Kyla’s memory has been erased, her personality wiped blank, her memories lost forever. She’s been slated. The government claims that she was a terrorist and they are giving her a second chance—if she plays by their rules. But scenes from the past haunt her as she tries to adjust to a new life, family, and school, leaving her unsettled. Who is she really? And if only criminals are meant to be slated, why are so many other teens disappearing? As she and her friend Ben seek answers, Kyla is torn between the need to know more and her instinct for self-preservation.
These books. Oh my soul. These books. Book hangover alert. All my yeses. What even was this. I'm still not quite complete.
This trilogy hurt my soul in the most delectable way. It's a very good thing I started these on a weekend with few plans because I read the three in less than thirty hours. They were delectable. Delicious. Scrumdidliumptious.
First of all, the concept. I loved the way I was able to experience the world alongside Kyla, and how I needed very little exposition because I was discovering everything alongside her. This was a very real story, and felt like something that could actually happen. It was easily to visualize, and I thought it was brilliant how Terry handled modern technologies, or the lack thereof--for instance, as cell phones were banned for people under the age of 21, at no point did I wonder why they were so dumb as to not use them.
The plot was exquisitely put together. At the end, all of my questions and all of the unsolved mysteries were tied together neatly and a bow was left for me. Maybe I was reading too rapidly to find plotholes, but there was nothing that stood out to me as being out of line or unsolved. I was really impressed by the intricacies webbed, and how small details from the first book came back to be solved in the third. There was even a really intense and fascinating psychological element to it all.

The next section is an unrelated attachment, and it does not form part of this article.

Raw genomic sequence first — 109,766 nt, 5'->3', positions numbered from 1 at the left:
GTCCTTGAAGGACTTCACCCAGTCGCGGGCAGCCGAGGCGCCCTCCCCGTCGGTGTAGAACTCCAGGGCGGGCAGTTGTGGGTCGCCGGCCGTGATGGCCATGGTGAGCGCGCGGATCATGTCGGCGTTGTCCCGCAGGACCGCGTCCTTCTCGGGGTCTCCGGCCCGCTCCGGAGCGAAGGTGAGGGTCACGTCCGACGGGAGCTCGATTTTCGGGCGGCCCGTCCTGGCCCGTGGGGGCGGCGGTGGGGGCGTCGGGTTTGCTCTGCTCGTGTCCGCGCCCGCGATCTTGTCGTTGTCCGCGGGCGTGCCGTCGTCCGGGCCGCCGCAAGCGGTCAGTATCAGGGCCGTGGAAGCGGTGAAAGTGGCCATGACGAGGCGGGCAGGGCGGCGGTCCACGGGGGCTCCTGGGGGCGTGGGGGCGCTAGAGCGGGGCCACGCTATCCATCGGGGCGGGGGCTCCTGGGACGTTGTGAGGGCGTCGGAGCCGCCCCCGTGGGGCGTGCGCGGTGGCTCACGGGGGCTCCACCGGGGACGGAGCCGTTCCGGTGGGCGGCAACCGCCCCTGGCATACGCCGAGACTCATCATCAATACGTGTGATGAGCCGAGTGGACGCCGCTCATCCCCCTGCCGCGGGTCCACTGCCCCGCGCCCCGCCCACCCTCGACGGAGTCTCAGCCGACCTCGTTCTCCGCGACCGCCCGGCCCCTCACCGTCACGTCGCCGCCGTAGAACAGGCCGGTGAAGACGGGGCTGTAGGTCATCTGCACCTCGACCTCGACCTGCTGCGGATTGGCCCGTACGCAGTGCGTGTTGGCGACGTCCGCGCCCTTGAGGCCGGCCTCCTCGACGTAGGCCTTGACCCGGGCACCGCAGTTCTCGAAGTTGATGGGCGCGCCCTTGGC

This trilogy was also unpredictable. At no point was I absolutely certain how everything would end. And when I did figure out what was going to happen in the coming scenes, my roommate thought I was crazy because I kept punching my pillow. So there's that. As Terry kept me on my toes, I had no clue if the ending would be happy or not. I had to keep turning those pages. (Seriously, thank goodness it was the weekend.)
The characters felt like people I knew. I had hunches about characters with nothing to base them on. And they turned out to be right. Because each character just had a distinct feel. I could envision them each having their own lives outside of these scenarios.
The ENDING. Okay, so I'm still angry about a certain death in the second book.(Spoiler tags aren't working. But let's say it has to do with a diving knife.) But I managed to put aside my feelings (though in all seriousness I'm probably too obsessed with a very minor character) and root for someone else and this person succeeded so it's all okay and I have warm fuzzy feelings and there were at least two scenes I reread to feel all the butterflies in my stomach. I appreciated the ultimate message behind everything, which was telling without being overly in-your-face.
Overall, I just adored this trilogy. I need to learn how to savour books instead of devouring them, but that's on me. If you like dystopias or young adult novels or anything with a really good plot or if you just like books in general or if you breathe and are human, I insist that you read these books. It'll be worth it.
Five starring this. I don't give five stars, but this gets five stars.